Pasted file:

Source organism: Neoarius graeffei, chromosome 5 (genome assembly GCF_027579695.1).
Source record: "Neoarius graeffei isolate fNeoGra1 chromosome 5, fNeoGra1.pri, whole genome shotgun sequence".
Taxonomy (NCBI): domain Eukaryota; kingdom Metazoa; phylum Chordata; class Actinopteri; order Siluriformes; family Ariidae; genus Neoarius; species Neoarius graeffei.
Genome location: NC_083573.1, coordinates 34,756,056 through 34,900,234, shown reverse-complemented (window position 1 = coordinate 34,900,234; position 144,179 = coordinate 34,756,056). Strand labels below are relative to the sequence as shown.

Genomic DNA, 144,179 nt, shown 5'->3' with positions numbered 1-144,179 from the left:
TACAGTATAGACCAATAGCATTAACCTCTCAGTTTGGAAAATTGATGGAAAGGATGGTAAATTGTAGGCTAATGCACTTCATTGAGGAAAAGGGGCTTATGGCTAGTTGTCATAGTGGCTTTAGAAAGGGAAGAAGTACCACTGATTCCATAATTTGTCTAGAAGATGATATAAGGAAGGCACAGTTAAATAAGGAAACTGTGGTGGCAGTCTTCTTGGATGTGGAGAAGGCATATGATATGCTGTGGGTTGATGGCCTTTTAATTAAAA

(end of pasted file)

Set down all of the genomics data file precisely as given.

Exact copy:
Source organism: Neoarius graeffei, chromosome 5 (genome assembly GCF_027579695.1).
Source record: "Neoarius graeffei isolate fNeoGra1 chromosome 5, fNeoGra1.pri, whole genome shotgun sequence".
Taxonomy (NCBI): domain Eukaryota; kingdom Metazoa; phylum Chordata; class Actinopteri; order Siluriformes; family Ariidae; genus Neoarius; species Neoarius graeffei.
Genome location: NC_083573.1, coordinates 34,756,056 through 34,900,234, shown reverse-complemented (window position 1 = coordinate 34,900,234; position 144,179 = coordinate 34,756,056). Strand labels below are relative to the sequence as shown.

Genomic DNA, 144,179 nt, shown 5'->3' with positions numbered 1-144,179 from the left:
TACAGTATAGACCAATAGCATTAACCTCTCAGTTTGGAAAATTGATGGAAAGGATGGTAAATTGTAGGCTAATGCACTTCATTGAGGAAAAGGGGCTTATGGCTAGTTGTCATAGTGGCTTTAGAAAGGGAAGAAGTACCACTGATTCCATAATTTGTCTAGAAGATGATATAAGGAAGGCACAGTTAAATAAGGAAACTGTGGTGGCAGTCTTCTTGGATGTGGAGAAGGCATATGATATGCTGTGGGTTGATGGCCTTTTAATTAAAA